I taught a baking class for over 15 years to about 100 ladies, some men, and some children. They know the fun of making bread. Kneading it, letting it rise, and enjoying the look of the family when you put it on the table. Nothing was more fun for me in class than making bread. But those days are over. Now, all I can do is write about it. If you would like to make bread, I can send you a complete recipe with easy-to-read instructions. You do need to buy the yeast. Then, all you need is a bowl, spoon, and flour, of course.
I have written a lot about the bus to Giant and ShopRite from Riderwood. As of late, I need to take the bus to Laurel and beyond for medical reasons. I want to say that Bob and his professional group of drivers are doing a good job again.
Here at Riderwood, my readers are growing. A lady just now stopped me in the hallway to talk about my recipes. She liked the fruitcake, and the only problem with it was she could not find the fruit; she bought it on Amazon. Remember this at holiday time. For years, the market has been flooded with poor fruitcake, so the markets stopped carrying the fruit. This lady also loved the cookies made with my recipe for this month.
The recipe this month is one I have written about many times. People stop me in the hall saying they made the cookies and loved them or of late they lost the recipe and please print it again. So here it is by request, chocolate chip cookies. Note: this is the recipe for cookies I sold in the bakery, and John Kim, the owner now, still uses it.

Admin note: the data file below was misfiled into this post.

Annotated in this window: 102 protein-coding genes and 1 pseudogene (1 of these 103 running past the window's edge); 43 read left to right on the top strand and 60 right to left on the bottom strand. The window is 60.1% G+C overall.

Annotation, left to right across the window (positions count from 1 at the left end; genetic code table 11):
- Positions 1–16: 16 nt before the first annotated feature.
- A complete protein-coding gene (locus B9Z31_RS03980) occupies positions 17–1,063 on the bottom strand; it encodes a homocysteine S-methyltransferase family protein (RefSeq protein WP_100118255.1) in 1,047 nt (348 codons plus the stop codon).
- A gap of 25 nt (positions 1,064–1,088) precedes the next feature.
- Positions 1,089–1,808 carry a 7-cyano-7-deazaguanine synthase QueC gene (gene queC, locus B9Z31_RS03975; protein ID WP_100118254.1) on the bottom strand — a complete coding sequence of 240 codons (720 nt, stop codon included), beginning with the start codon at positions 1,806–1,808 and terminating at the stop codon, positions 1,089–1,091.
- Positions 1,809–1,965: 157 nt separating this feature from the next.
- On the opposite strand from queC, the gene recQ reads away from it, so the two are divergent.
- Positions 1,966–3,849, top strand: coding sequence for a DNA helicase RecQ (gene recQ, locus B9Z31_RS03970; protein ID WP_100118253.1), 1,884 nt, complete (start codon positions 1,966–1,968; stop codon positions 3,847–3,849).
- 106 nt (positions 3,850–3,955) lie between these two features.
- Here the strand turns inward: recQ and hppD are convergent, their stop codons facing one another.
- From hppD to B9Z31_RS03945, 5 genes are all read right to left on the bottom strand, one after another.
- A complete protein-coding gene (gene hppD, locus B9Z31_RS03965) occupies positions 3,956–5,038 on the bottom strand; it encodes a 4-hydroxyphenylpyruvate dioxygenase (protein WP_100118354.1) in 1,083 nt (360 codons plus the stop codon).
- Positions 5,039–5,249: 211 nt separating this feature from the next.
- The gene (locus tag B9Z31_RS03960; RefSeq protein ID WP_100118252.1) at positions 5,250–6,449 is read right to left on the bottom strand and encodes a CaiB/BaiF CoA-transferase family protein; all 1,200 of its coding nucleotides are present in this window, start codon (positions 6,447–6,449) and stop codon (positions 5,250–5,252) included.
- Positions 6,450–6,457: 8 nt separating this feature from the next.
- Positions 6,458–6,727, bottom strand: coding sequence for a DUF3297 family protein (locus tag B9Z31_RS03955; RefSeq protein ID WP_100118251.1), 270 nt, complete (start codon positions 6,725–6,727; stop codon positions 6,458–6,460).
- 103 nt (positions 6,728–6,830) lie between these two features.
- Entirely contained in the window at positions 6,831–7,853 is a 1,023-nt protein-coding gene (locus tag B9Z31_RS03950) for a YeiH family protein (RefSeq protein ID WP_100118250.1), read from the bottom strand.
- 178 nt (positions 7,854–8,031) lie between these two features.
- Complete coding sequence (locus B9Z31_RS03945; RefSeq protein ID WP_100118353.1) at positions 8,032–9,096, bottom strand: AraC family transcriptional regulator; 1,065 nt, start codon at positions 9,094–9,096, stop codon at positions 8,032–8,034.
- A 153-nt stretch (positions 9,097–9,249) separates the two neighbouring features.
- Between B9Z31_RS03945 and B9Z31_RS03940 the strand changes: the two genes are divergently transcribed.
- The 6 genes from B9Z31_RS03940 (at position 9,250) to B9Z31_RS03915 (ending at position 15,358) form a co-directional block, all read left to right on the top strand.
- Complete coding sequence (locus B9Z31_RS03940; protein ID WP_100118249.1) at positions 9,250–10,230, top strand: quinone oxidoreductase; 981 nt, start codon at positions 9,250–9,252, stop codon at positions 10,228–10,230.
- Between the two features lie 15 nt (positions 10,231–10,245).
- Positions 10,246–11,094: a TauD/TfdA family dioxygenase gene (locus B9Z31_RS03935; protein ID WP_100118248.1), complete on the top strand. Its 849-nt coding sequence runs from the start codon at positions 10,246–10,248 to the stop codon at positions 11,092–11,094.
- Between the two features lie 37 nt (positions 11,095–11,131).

In a medium-size bowl, place 3/4 cup sugar, 3/4 cup brown sugar, two sticks of butter, and two eggs. Cream well with a hand mixer. Add 2 1/2 cups flour, one teaspoon salt, 1 1/2 teaspoon soda, and vanilla chocolate chips to taste. Mix them well with a spoon, scoop out golf ball-size balls, and place on a greased pan. Bake for approximately 10 minutes at 400 degrees.
I can e-mail a copy to you, or you can print out a copy from my web page www.bakerbill.net. Click on recipes to find it. This recipe is a keeper, and the kids can make them as well.
Well, with that I'll close for now.